Wage growth ‘will remain modest’

Pay. Picture: Owen Humphreys/PA Wire

Pay. Picture: Owen Humphreys/PA Wire - Credit: PA

Wages will increase ahead of inflation for the first time since 2007 this year but 'boom time' pay growth remains a distant prospect, according to a new study.

A special report on the labour market by EY ITEM Club forecasts a pick-up in pay growth to 1.9pc this year, delivering real terms earnings rises amid low inflation - which is expected to turn negative for part of 2015.

But it predicts that while wage growth will continue to accelerate in coming years, it will remain short of the pace achieved in the decade before the financial crisis, held back by a growth in the labour force swollen by immigration and more older workers.

The report forecasts pay to grow 3.7pc in 2018, 0.7pc short of the pre-crisis average.

Martin Beck, senior economic adviser to the EY ITEM Club, said: 'Real earnings have fallen by nearly 10pc since 2008, but workers will finally see more money in their pockets this year.


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'However, this is not a normal recovery. The move towards later retirement and the huge increase in the size of the workforce has depressed real wages as workers have priced themselves into jobs.

'We don't expect a return to boom time wage growth any time soon. Employment will continue to be strong, but wage growth will remain relatively modest.'

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Wages have struggled despite the upturn in the wider economy over the last couple of years, and strong employment growth, though official data last week showed signs of sustained improvement in real terms pay for the first time since the downturn.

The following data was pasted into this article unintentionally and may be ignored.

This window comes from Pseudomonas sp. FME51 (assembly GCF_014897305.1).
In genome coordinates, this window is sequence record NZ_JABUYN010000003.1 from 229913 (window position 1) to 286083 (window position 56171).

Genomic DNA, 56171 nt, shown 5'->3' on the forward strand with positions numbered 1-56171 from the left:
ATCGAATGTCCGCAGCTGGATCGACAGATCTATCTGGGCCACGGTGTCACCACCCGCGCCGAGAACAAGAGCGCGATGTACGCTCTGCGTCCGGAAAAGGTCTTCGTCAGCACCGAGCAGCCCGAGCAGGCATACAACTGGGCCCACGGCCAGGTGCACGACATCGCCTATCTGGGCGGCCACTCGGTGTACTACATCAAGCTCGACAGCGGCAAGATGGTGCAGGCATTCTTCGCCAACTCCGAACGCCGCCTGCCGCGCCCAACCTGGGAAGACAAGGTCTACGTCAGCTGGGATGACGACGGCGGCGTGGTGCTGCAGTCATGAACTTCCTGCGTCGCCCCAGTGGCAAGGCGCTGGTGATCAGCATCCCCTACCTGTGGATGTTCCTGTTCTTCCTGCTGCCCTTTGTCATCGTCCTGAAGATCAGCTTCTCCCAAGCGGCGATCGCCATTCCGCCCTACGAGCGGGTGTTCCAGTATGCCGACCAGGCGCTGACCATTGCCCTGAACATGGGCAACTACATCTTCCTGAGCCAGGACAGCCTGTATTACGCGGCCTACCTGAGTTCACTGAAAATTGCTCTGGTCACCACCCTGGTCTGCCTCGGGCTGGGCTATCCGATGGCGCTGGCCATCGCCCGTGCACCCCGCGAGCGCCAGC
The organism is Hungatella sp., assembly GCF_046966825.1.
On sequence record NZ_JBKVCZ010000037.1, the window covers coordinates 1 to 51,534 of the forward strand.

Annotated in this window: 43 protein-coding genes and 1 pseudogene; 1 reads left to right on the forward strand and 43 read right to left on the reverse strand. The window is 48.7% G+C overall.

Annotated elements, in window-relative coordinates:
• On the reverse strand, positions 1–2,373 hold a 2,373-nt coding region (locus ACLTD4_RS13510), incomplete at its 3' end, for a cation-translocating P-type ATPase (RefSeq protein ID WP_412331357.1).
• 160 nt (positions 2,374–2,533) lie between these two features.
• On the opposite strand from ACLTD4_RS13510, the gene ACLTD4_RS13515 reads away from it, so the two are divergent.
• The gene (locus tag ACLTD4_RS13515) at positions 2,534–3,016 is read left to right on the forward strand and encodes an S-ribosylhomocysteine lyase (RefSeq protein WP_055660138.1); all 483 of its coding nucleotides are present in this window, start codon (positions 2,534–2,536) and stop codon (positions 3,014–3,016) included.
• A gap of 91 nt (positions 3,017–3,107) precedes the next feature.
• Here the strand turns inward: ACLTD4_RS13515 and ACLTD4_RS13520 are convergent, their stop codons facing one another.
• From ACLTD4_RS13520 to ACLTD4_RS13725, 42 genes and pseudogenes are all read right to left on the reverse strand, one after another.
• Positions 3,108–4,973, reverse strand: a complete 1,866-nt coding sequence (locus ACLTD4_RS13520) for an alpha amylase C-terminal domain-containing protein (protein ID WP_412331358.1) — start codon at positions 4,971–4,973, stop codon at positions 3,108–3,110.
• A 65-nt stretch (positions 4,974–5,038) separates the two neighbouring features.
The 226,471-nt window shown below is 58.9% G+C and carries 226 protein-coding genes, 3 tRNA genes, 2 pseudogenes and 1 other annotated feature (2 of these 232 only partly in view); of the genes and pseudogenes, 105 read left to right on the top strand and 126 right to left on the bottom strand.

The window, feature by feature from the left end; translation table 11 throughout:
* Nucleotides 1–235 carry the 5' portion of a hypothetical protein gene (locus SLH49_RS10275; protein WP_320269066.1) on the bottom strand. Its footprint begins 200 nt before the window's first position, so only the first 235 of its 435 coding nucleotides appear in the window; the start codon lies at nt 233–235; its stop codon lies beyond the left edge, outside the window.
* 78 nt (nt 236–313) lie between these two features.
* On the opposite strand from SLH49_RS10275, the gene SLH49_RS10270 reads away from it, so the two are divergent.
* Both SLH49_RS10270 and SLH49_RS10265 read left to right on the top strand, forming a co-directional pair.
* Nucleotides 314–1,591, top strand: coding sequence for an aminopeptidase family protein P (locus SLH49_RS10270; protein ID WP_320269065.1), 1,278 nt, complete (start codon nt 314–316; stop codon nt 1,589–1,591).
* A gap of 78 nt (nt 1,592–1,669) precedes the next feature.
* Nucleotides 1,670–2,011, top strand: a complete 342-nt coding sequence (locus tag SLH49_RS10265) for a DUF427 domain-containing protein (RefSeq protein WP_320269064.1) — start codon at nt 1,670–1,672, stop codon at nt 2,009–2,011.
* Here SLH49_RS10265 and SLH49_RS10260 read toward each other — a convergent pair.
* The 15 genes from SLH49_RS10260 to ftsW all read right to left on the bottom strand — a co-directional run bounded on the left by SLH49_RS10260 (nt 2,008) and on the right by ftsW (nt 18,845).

Today's report expects expansion in the work force to remain the 'dominant feature' of the UK labour market over the next four years, increasing by more than 1.2 million people between 2014 and 2018, at an average rate of 0.9pc a year.

A muted pick-up in pay will have important implications for the economy, the study says, with it likely to persuade Bank of England policy makers to increase interest rates in an equally gradual fashion - with a first hike early next year.

It could also hold back Government plans to cut the deficit as it restrains growth in income tax receipts.

Mr Beck said: 'A gradual pick-up in wages will translate into good news for the economy through a boost in consumer spending.

'A pay rise for the UK's workforce also offers some bonuses for the Government by supporting income tax receipts.

'But, with the pace of earnings growth continuing to lag behind pre-crisis norms, workers' pay is unlikely to be the revenue raiser that it has been in the past.'

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